Flying ants hassle Wozniacki during shock exit
Caroline Wozniacki sounded so demoralised in her press conference that you needed to cup your ear to hear her. And no wonder: she had just been forced to swallow a narrow defeat to an inspired opponent, with a handful of bugs as a chaser.
Yes, this was the annual visit of the swarm of flying ants to Wimbledon - a natural phenomenon that somehow sounds like a 1950s B movie.
While Wozniacki was slipping to her 6-4, 1-6, 7-5 defeat against world No 35 Ekaterina Makarova, the little devils were buzzing around No 1 Court like party-goers at an all-night rave. Several of them ended up down her windpipe.
"Can the umpire stop this?" asked John Inverdale in his BBC commentary. "I don't know how," replied summariser Chanda Rubin.
The All England Club, always keen to shift the blame, pointed a finger at Mother Nature. "The seasonal appearance occurs once a year," intoned a straight-faced spokeswoman, "when ants embark on what is often referred to as a 'nuptial flight'." In other words, these insects are loved up and looking to get lucky.
Wozniacki's day was heading in quite the opposite direction. In fact, she must have been wondering which mirror she had broken to deserve such ill-fortune.
As she admitted afterwards, "I can't even be mad at myself because I played up to the level that I can. She was hitting shots that I just couldn't look at sometimes."
Many of these were screaming backhand winners that kept flying up the lines as if guided by SatNav.
And one or two had an element of fortune. Early in the third set, Makaraova's overhead flick caught the net-cord and dropped dead on the grass, as if shot by a tranquiliser dart. Wozniacki swished at the ball as it rolled gently towards her, intending to let off steam by thwacking it into the net, but only managed to tip it with her racket frame. It was that kind of day.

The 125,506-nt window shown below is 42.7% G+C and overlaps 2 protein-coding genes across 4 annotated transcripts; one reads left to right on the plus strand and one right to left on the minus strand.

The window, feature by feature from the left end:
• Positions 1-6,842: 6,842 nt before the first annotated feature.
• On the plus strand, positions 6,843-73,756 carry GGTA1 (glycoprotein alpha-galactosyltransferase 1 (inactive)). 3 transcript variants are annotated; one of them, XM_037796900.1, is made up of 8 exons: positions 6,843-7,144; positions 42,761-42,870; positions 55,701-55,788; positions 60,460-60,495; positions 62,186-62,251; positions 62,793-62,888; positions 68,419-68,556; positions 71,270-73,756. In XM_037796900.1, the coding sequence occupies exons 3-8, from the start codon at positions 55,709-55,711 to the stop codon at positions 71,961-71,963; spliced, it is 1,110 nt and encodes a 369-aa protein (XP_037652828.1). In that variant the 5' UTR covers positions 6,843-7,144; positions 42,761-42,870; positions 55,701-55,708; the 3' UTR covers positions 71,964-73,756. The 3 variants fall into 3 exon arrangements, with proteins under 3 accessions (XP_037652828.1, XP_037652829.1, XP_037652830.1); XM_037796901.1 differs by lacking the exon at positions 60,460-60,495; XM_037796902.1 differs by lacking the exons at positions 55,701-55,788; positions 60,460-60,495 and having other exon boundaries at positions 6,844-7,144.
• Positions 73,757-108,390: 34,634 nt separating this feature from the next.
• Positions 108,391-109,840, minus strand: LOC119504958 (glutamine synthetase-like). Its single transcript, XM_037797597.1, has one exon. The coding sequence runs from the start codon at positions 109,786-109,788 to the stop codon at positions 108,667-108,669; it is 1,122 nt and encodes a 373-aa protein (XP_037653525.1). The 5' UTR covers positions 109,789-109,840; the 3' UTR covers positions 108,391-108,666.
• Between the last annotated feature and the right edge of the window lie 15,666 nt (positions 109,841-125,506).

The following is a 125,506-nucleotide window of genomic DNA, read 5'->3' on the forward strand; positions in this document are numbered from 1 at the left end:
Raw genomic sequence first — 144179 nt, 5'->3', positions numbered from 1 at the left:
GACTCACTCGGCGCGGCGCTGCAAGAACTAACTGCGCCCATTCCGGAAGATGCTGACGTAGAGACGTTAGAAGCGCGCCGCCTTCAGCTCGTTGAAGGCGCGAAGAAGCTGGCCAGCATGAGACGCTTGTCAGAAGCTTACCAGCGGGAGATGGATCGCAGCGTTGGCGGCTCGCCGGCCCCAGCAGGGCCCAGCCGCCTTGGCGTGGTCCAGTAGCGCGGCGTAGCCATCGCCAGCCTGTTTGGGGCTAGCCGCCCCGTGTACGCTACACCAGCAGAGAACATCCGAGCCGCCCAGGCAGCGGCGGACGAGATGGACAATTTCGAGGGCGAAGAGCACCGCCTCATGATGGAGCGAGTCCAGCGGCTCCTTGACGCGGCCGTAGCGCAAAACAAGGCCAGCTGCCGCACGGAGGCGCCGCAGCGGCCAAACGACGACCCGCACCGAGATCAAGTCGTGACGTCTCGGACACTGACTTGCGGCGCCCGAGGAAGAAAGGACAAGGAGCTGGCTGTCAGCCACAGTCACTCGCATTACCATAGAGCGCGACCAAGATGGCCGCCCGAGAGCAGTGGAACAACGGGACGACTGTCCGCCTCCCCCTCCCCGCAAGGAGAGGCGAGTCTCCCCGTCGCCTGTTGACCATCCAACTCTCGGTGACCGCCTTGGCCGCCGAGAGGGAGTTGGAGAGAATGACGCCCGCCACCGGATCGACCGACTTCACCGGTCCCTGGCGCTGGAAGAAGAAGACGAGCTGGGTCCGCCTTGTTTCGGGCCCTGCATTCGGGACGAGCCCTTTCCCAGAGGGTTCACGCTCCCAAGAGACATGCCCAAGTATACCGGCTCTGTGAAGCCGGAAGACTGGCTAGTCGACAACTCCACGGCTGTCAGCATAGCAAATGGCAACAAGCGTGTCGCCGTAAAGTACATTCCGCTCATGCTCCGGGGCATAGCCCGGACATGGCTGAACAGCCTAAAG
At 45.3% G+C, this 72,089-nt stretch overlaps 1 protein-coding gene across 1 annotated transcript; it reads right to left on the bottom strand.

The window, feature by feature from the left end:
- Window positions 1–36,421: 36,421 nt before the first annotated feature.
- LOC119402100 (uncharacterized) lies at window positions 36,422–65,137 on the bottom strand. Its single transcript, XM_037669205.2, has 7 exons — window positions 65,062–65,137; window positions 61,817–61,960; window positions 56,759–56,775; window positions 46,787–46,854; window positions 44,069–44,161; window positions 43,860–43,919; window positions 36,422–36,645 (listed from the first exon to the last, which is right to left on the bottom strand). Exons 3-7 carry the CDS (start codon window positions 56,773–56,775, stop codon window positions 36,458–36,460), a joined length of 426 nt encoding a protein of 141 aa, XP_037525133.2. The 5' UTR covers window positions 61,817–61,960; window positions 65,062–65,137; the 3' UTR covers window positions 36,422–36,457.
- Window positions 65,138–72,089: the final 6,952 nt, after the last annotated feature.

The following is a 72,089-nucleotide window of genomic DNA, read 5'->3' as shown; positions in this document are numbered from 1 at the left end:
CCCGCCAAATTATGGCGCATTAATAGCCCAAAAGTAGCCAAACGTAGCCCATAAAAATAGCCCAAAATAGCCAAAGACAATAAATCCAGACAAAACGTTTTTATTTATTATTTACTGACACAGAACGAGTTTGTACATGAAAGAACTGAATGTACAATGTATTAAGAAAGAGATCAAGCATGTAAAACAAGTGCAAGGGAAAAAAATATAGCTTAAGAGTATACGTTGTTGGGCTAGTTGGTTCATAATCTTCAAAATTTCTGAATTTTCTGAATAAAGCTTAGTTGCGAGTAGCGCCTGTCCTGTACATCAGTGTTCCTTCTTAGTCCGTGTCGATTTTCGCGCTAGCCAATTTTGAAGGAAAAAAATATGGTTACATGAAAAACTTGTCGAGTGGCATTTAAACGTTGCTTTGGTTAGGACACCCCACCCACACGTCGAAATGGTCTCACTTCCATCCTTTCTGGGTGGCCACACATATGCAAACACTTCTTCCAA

"Everything was going her way," said a distraught Wozniacki, who had come into Wimbledon as the second seed after picking up the Eastbourne title on Saturday. "Sometimes it happens in tennis.
"It's frustrating because I feel like I could have gone and done something really great here. For her to keep this level, I would be very surprised if you saw her go far."
Was there a hint of gracelessness here from Wozniacki? She was clearly unimpressed by her opponent's lengthy bathroom breaks at the end of each of the first two sets, commenting later that "she took her time".
And perhaps this was why she set out to highlight Makarova's status as the sort of player who scores fine individual wins, then buckles at the business end of events. For a player of Makarova's talents, three WTA titles is a poor return.
Indeed, Makarova did suffer a microscopic choke, wasting four match points to be broken while serving for the match. But she regrouped brilliantly, reeling off six of the last seven points and closing with a drive volley into the open court - the 46th winner she had struck in a quite stunning performance.
Speaking of microscopic things, what happened to the ants? As Wozniacki said: "It was definitely a first for me here. I just asked if they had some insect repellent. There were a lot of them at one point. All of a sudden it kind of died down." Perhaps they had all paired up, and then headed off for a celebratory cigarette.
Wozniacki came here with the cachet of a Grand Slam champion for the first time, having finally broken her duck at January's Australian Open. But when she was asked if that made this defeat any more painful, she seemed to be baffled by the question.
"I don't understand, what one has to do with the other," said Wozniacki. "It's obviously not the way I wanted the day to go. I played someone who went all in with every single shot, hitting a lot of lines, a lot of crazy shots that were going in. She raised her level and got a little lucky.
"At that point, what can you do? You just have to keep fighting, wait for your opportunity. I fought with all I had." (© Daily Telegraph, London)